I had promised myself this year that I would read more books that I had on my bookshelves, and this was one that sat a little longer than I would have liked. But I’m so glad that I read it. Here’s my review:
Kya’s family is poor. They live out in the marsh which the townspeople look down upon. In the marsh isn’t easy, you need to save money where you can, grow your own food, hunt, and fish, and shop in the bargain bins. But when you have as many children as the Clark family, money gets spread thin. It’s not a life that appeals to many and for some, they want to find a way out.
One by one Kya watches her family up and leave the hard living in the marsh and she is forced to fend for herself. With little education and the inability to read, learning is slow going. But she does learn how to feed herself from the abundance of the marsh and with the help of people around her. But living alone in a shack is indeed a lonely life. There are a few friends around that care for Kya, but more often than not, her life is a solitary existence.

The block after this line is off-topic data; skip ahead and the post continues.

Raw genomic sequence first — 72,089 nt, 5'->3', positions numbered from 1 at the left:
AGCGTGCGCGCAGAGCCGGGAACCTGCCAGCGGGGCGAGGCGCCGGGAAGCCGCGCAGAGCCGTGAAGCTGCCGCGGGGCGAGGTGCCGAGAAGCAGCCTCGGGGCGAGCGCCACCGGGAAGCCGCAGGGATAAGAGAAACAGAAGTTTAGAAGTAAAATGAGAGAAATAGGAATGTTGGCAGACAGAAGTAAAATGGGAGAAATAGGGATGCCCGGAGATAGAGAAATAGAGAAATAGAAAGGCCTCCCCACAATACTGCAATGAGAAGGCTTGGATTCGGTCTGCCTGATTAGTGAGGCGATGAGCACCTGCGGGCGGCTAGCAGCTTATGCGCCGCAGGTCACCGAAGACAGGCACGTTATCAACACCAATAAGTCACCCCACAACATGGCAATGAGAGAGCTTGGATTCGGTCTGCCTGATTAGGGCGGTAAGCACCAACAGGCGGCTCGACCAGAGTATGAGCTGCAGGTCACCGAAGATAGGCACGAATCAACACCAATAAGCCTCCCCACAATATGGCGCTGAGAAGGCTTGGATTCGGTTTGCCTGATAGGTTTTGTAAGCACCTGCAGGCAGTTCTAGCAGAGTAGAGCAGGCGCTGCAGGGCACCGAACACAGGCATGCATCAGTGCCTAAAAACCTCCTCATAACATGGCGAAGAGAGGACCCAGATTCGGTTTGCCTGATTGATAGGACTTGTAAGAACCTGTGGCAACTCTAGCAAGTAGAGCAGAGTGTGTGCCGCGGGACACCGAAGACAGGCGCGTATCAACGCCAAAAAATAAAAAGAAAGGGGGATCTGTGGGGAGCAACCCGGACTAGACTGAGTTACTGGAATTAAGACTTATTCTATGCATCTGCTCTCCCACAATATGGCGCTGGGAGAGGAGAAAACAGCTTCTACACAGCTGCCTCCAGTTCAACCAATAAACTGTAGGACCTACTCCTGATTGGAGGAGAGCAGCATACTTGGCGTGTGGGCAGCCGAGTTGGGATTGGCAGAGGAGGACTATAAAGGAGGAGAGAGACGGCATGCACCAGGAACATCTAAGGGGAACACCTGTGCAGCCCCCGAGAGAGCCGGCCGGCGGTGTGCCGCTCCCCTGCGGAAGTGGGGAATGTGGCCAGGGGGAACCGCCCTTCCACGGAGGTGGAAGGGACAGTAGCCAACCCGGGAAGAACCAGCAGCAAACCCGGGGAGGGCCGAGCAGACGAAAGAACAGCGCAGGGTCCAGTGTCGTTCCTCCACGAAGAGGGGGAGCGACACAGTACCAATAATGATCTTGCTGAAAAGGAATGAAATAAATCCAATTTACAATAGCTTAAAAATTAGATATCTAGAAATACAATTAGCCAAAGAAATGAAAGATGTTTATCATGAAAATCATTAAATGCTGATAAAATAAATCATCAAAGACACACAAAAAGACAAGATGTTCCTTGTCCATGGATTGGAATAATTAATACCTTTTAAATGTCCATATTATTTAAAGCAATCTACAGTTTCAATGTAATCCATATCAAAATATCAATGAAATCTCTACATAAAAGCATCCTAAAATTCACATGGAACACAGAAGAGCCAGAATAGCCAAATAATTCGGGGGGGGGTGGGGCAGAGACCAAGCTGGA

We follow Kya as she does learn to navigate life and love, the heartache that comes with it and the changes she goes through with each lesson in life. My heart broke for Kya at the reaction of the townspeople, the way they treated her from the children to the adults. And I think that the prejudice she experienced is typical of life today, and it’s not a way a person should have to go through life.
The writing was so well done, it was incredibly descriptive, an imaginative and detailed world for Kya, and Owens put you right in the marsh with her. I think that even though it isn’t labeled as such, this book starts out with a YA tone, because of the way it follows Kya through her young age. But as we watch her change into an adult, that tone gets dropped. There’s also a hint of a mystery aspect later on in the book, which I won’t go into detail about to avoid spoilers. But Where the Crawdads Sing has a variety of genre elements that I think appeals to a lot of readers. A very good read.